The Old Man of the Moon (Penguin Little Black Classics) by Shen Fu

Please note: there are some slight spoilers for the story below.

You could be justified in thinking, based on previous posts and comments I have made, that I am not a big fan of romance. It’s not an entirely untrue assumption, but it is more that I am not a big fan of the way that romance is portrayed in the media. I can read or watch a love story with no problems; include an unnecessary romance in an otherwise solid narrative, or imply that a romantic ending is the only kind of happy ending, and then I will take issue. And when I take issue on this topic, I really take issue: just ask my family about my reaction to the last episode of Downton Abbey. But I am stating for the record here that I am not opposed to romance in media, and I am capable of reading (and enjoying) a love story which is just a love story. Case in point: Shen Fu’s The Old Man of the Moon.

The Old Man of the Moon is pretty unashamedly a love story. It is a Victorian-era Chinese tale which follows the married life of a Chinese official and his wife, Yün. It is a marriage arranged partly by the parents, but becomes a marriage of love as the two share their passion for literature and writing with each other. I’ll admit: romances which are based on a shared love of literature have always appealed to me (see: Elizabeth Barrett and Robert Browning) so it was probably already guaranteed that this would be a love story I would appreciate. However, it is more than just their shared literary interest which endeared these characters to me. There is a clear partnership here: both these characters work hard, together, to weather every hurdle that is thrown their way; they both take responsibility for taking care of each other and they genuinely respect and trust each other. They work hard physically, but also in terms of relating to each other. Their marriage is based on understanding, compromise, and not giving up on each other even when they have disagreements. The protagonist mentions that this makes them a socially subversive couple, with the period they live in, especially given the fact that they are public in their affection for each other.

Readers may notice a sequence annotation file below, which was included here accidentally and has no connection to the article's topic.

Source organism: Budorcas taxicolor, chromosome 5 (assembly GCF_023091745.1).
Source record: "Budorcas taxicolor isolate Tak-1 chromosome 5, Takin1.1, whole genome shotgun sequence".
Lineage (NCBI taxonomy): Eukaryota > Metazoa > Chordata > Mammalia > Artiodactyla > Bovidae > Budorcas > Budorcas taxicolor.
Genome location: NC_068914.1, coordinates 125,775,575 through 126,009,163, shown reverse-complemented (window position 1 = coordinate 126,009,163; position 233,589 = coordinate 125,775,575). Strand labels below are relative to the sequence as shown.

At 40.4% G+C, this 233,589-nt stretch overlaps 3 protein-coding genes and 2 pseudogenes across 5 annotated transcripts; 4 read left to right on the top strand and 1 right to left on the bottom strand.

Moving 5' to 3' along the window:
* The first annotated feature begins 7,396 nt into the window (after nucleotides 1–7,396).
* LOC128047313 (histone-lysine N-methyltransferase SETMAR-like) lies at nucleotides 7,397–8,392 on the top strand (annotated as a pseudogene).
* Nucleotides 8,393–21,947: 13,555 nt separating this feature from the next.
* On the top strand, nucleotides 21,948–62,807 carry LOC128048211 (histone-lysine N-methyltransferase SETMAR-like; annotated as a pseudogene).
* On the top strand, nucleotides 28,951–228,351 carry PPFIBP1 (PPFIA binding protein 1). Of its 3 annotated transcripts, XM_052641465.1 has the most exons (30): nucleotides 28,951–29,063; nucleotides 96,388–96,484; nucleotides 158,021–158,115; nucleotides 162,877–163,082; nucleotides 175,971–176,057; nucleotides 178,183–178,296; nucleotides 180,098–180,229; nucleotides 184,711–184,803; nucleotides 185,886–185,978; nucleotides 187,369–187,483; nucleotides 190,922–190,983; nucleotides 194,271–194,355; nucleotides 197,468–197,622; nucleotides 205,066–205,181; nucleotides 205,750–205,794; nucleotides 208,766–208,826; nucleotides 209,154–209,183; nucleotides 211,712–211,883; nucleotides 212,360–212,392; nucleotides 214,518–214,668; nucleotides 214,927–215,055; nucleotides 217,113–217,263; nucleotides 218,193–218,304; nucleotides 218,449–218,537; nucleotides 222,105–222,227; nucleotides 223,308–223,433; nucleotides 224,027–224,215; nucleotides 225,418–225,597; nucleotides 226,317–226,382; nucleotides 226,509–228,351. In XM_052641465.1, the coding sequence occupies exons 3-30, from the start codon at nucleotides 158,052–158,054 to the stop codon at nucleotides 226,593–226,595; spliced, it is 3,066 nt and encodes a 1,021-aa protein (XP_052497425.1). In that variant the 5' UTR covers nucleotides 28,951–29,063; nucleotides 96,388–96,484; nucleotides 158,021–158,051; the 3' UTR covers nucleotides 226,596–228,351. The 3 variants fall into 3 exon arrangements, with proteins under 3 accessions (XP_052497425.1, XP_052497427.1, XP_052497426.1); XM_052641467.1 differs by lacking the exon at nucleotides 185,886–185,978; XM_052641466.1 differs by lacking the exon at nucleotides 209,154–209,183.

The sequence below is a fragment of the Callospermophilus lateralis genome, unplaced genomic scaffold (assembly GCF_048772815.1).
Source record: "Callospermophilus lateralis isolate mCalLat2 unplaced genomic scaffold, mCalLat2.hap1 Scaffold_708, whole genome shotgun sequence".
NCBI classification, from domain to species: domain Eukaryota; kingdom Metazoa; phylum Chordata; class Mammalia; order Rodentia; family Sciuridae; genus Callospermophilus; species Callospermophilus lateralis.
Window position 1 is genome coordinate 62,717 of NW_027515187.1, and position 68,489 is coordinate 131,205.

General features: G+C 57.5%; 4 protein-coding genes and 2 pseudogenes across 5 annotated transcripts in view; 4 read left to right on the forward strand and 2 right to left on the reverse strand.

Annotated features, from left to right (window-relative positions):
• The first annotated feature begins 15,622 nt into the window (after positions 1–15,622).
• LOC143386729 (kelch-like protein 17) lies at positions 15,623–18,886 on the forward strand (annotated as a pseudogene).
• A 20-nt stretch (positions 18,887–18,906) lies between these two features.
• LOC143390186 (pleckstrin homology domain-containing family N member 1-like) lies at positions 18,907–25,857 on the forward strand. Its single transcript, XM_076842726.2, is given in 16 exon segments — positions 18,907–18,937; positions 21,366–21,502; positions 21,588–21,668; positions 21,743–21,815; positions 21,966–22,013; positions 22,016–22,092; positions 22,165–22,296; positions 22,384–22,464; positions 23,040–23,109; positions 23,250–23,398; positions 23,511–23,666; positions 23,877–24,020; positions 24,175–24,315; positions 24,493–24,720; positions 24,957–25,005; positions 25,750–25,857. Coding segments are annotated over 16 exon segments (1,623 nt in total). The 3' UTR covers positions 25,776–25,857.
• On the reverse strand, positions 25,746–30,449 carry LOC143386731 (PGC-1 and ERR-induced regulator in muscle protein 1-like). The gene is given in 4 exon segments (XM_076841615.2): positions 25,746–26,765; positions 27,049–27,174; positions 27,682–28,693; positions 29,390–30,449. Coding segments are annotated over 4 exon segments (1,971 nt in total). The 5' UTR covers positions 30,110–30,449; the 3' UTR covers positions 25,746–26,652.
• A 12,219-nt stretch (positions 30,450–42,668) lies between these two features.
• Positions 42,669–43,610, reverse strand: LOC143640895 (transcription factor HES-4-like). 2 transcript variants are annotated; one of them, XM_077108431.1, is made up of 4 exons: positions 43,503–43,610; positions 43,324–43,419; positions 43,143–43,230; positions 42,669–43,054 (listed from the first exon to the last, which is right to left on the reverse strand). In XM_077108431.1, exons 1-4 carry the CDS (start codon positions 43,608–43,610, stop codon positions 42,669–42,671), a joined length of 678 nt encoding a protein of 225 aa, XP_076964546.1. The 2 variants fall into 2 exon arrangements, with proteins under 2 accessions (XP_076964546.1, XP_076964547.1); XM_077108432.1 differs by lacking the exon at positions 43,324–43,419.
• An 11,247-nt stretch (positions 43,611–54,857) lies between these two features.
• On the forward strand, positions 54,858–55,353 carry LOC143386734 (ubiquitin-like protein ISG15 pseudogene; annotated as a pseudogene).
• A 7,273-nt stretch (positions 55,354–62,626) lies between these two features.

The narrative follows the couple from their marriage to Yün’s death and the heartbreak which results from this. It is hard to classify the tale in terms of genre and form: it is shorter than a novella, but longer than the average short story; there is little structure to the narrative, especially when contrasted with most pieces of short fiction; the ‘moral’ is not really a ‘moral’ since it is born out of heartbreak and is not reinforced by any other part of the narrative; it is a love story but it is also an elegy. Possibly this is a cultural difference: after all, Western exposure to short fiction is very euro-centric with Tolstoy’s model of the short story being replicated and developed into the forms we see it take now. However, I think there is also a deliberateness from Shen Fu in writing the narrative in the way he does. After all, this is a story the protagonist is relaying to the reader and it is not hard to imagine him sat down, in an armchair somewhere, reliving his memories out loud to a little audience sat at his feet. Shen Fu is cleverly recreating an oral tradition of storytelling that had long since died out by the nineteenth century.

This is a sweet, emotive tale which builds a clear and atmospheric world with well-developed characters. I became really caught up in the endurance and sorrow of the couple, and, even though Yün’s fate is obvious from the beginning of the narrative, it is a sad ending to the tale. I enjoyed this little tale, and it made for some good train-reading over the Christmas period.

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